U.S. Proposes Restrictions on Antarctic Tourism
For some it’s the last place on earth, the seventh check mark on their continent list. But the growing influx of tourists to Antarctica has U.S. leaders thinking about the consequences, and on Tuesday, Secretary of State Hillary Clinton spoke at the Arctic Council and the Antarctic Treaty Consultative Meeting about the need to limit visitors to the region.
“The changes underway in the Arctic will have long-term impacts on our economic future, our energy future, and indeed, again, the future of our planet,” she said. “So it is crucial that we work together.” In her statement, she proposed new international standards that would limit the number of tourist vessel landings and cited the need to have cooperation in restricting potentially hazardous discharges from ships. She also focused on setting safety standards for tour operations; citing some of the recent cruise ship accidents, she made a recommendation for new requirements for lifeboats on tourist ships “to make sure they can keep passengers alive until rescue comes.”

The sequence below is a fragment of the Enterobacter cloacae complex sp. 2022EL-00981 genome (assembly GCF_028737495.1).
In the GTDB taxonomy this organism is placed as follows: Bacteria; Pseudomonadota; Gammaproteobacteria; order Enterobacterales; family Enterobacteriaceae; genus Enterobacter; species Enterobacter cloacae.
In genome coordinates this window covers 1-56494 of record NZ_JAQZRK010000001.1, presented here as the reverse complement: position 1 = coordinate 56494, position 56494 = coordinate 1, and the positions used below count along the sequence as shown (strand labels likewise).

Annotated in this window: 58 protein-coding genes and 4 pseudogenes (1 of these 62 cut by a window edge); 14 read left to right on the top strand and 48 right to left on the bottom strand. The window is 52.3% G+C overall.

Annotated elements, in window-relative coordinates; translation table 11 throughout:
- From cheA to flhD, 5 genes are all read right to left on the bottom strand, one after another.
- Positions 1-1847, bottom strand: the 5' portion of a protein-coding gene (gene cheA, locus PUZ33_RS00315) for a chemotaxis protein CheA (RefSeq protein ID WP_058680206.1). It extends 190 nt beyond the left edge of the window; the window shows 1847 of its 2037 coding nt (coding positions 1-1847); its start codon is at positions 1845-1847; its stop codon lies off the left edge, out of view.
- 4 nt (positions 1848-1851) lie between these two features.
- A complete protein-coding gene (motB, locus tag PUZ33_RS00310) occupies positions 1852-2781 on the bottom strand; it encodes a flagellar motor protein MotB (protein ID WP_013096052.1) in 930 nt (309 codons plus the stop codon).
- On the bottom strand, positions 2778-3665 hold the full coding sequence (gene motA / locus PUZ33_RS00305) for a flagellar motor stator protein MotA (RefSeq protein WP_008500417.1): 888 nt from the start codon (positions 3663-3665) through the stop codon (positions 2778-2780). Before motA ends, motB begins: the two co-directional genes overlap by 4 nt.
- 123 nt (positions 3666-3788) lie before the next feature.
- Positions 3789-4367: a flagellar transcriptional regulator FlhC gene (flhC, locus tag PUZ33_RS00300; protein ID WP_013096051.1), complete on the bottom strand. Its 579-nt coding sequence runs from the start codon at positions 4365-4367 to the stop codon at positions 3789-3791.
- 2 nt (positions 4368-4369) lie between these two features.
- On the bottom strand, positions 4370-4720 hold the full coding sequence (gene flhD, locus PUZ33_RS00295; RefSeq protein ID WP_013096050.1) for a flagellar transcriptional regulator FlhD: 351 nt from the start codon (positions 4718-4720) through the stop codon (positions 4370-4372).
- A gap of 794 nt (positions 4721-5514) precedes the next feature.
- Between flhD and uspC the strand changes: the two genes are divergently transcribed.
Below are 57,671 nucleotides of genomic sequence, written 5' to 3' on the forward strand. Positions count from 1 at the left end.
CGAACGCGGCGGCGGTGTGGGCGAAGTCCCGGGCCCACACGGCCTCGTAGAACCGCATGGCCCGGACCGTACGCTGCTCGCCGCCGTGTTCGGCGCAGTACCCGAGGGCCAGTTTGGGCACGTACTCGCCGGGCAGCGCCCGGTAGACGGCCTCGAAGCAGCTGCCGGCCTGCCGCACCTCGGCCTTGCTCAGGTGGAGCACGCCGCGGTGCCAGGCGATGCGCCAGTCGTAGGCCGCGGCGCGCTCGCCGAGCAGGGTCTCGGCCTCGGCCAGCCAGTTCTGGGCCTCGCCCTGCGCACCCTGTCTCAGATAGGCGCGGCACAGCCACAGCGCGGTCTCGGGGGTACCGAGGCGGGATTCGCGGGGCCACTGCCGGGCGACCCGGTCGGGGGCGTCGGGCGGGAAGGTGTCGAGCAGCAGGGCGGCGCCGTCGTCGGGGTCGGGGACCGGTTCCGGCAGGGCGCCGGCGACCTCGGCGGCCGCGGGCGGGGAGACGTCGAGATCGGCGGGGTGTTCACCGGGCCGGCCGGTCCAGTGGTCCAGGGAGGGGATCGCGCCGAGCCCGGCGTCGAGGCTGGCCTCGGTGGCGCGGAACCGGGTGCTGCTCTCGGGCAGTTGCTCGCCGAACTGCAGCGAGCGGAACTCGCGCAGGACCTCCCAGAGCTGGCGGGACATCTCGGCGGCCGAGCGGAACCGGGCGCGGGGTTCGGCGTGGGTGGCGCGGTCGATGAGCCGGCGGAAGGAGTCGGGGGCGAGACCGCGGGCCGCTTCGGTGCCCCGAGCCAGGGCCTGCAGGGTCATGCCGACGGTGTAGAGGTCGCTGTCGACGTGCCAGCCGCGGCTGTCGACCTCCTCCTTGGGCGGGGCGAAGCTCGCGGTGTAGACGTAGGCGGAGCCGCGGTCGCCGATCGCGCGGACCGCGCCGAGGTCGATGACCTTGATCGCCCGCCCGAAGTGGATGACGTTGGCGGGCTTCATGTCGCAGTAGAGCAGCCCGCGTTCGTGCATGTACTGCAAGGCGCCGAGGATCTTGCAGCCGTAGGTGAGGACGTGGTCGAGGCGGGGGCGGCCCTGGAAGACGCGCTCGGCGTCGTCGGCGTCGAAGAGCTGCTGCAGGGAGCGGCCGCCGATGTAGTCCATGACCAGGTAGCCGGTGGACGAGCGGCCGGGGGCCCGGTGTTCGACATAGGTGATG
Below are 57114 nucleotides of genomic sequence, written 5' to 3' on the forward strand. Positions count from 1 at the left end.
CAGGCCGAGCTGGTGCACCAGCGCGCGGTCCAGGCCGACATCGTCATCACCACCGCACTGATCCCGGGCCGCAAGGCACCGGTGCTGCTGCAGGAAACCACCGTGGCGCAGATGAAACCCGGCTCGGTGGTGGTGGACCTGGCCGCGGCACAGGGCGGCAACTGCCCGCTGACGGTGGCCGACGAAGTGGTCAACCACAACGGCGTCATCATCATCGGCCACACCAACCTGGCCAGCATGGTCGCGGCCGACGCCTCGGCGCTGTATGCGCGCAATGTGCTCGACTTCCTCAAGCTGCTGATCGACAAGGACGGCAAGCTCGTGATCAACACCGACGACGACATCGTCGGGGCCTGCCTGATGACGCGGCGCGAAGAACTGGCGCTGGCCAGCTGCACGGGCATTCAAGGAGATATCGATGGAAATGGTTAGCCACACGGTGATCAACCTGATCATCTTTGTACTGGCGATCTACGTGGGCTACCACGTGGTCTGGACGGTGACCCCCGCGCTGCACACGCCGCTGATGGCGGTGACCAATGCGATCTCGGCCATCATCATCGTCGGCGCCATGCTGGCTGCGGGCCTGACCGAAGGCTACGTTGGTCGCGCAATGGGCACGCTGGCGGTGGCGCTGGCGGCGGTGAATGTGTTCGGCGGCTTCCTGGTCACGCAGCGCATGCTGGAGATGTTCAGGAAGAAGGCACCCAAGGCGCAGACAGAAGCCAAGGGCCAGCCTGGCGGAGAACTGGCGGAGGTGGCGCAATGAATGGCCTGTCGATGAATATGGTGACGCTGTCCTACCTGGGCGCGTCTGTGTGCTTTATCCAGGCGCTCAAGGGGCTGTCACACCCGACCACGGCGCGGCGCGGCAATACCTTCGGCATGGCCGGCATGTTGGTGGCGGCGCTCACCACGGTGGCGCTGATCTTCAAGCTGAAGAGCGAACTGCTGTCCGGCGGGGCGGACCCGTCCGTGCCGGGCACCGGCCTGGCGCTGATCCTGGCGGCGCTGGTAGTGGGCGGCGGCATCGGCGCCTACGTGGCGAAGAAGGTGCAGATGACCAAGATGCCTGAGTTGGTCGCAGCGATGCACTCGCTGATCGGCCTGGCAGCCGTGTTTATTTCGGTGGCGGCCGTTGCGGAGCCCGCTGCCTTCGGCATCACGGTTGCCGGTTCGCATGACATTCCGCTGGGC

The International Association of Antarctica Tour Operators has reported that over 46,000 tourists visited Antarctica in the 2007-2008 tour season — which is about four times the number of visitors as during the 2000-2001 season. What do you think? What standards would you like to see in place to protect the Arctic?
Read More: In the April National Geographic magazine, Bruce Barcott wrote a feature article about Svalbard, Norway’s pristine Arctic archipelago, with photos by Paul Nicklen.
Photo: Dave Walsh via the Intelligent Travel Flickr pool
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